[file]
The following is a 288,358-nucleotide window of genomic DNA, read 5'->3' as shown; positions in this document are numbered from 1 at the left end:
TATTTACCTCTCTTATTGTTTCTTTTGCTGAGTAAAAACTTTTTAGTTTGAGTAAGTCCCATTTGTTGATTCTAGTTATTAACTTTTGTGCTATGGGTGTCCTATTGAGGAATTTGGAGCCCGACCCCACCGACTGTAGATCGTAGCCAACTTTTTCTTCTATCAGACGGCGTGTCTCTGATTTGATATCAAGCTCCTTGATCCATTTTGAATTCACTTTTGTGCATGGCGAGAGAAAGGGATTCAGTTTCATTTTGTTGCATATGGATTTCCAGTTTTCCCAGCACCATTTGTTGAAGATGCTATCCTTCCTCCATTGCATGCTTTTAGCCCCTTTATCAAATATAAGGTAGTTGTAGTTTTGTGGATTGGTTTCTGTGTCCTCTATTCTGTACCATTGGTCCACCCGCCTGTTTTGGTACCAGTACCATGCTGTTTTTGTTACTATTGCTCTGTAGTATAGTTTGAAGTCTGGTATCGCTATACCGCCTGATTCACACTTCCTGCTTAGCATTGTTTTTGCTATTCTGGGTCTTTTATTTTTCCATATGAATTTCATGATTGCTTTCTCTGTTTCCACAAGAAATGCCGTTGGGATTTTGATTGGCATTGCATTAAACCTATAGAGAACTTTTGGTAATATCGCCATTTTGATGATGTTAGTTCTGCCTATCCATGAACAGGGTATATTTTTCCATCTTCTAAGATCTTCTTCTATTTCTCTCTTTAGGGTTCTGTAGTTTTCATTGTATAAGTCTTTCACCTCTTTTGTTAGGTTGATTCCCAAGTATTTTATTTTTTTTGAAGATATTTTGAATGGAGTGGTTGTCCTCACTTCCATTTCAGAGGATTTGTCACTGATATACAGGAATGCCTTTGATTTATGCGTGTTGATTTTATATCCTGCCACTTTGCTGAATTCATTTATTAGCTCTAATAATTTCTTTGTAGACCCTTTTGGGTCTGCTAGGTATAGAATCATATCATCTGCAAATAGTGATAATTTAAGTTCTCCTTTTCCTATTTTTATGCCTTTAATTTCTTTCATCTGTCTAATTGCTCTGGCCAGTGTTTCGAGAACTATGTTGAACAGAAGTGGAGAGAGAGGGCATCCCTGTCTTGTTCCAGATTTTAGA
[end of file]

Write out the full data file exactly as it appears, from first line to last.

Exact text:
The following is a 288,358-nucleotide window of genomic DNA, read 5'->3' as shown; positions in this document are numbered from 1 at the left end:
TATTTACCTCTCTTATTGTTTCTTTTGCTGAGTAAAAACTTTTTAGTTTGAGTAAGTCCCATTTGTTGATTCTAGTTATTAACTTTTGTGCTATGGGTGTCCTATTGAGGAATTTGGAGCCCGACCCCACCGACTGTAGATCGTAGCCAACTTTTTCTTCTATCAGACGGCGTGTCTCTGATTTGATATCAAGCTCCTTGATCCATTTTGAATTCACTTTTGTGCATGGCGAGAGAAAGGGATTCAGTTTCATTTTGTTGCATATGGATTTCCAGTTTTCCCAGCACCATTTGTTGAAGATGCTATCCTTCCTCCATTGCATGCTTTTAGCCCCTTTATCAAATATAAGGTAGTTGTAGTTTTGTGGATTGGTTTCTGTGTCCTCTATTCTGTACCATTGGTCCACCCGCCTGTTTTGGTACCAGTACCATGCTGTTTTTGTTACTATTGCTCTGTAGTATAGTTTGAAGTCTGGTATCGCTATACCGCCTGATTCACACTTCCTGCTTAGCATTGTTTTTGCTATTCTGGGTCTTTTATTTTTCCATATGAATTTCATGATTGCTTTCTCTGTTTCCACAAGAAATGCCGTTGGGATTTTGATTGGCATTGCATTAAACCTATAGAGAACTTTTGGTAATATCGCCATTTTGATGATGTTAGTTCTGCCTATCCATGAACAGGGTATATTTTTCCATCTTCTAAGATCTTCTTCTATTTCTCTCTTTAGGGTTCTGTAGTTTTCATTGTATAAGTCTTTCACCTCTTTTGTTAGGTTGATTCCCAAGTATTTTATTTTTTTTGAAGATATTTTGAATGGAGTGGTTGTCCTCACTTCCATTTCAGAGGATTTGTCACTGATATACAGGAATGCCTTTGATTTATGCGTGTTGATTTTATATCCTGCCACTTTGCTGAATTCATTTATTAGCTCTAATAATTTCTTTGTAGACCCTTTTGGGTCTGCTAGGTATAGAATCATATCATCTGCAAATAGTGATAATTTAAGTTCTCCTTTTCCTATTTTTATGCCTTTAATTTCTTTCATCTGTCTAATTGCTCTGGCCAGTGTTTCGAGAACTATGTTGAACAGAAGTGGAGAGAGAGGGCATCCCTGTCTTGTTCCAGATTTTAGA